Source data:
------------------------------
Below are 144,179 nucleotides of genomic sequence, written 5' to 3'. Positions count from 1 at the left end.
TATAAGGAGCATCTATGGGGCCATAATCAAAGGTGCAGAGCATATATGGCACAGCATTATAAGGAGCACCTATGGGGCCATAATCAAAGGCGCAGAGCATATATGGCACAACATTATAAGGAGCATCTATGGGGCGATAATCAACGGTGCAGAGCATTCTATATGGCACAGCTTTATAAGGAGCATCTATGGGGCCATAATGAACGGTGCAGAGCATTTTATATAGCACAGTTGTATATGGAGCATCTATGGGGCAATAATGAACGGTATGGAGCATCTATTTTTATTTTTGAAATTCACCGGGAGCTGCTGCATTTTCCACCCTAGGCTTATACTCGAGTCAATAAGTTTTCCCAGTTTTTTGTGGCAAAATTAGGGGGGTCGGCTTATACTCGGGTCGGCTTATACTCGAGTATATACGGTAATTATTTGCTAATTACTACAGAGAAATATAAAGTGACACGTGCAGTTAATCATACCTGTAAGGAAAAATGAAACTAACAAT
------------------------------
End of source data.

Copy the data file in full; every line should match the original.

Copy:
Below are 144,179 nucleotides of genomic sequence, written 5' to 3'. Positions count from 1 at the left end.
TATAAGGAGCATCTATGGGGCCATAATCAAAGGTGCAGAGCATATATGGCACAGCATTATAAGGAGCACCTATGGGGCCATAATCAAAGGCGCAGAGCATATATGGCACAACATTATAAGGAGCATCTATGGGGCGATAATCAACGGTGCAGAGCATTCTATATGGCACAGCTTTATAAGGAGCATCTATGGGGCCATAATGAACGGTGCAGAGCATTTTATATAGCACAGTTGTATATGGAGCATCTATGGGGCAATAATGAACGGTATGGAGCATCTATTTTTATTTTTGAAATTCACCGGGAGCTGCTGCATTTTCCACCCTAGGCTTATACTCGAGTCAATAAGTTTTCCCAGTTTTTTGTGGCAAAATTAGGGGGGTCGGCTTATACTCGGGTCGGCTTATACTCGAGTATATACGGTAATTATTTGCTAATTACTACAGAGAAATATAAAGTGACACGTGCAGTTAATCATACCTGTAAGGAAAAATGAAACTAACAAT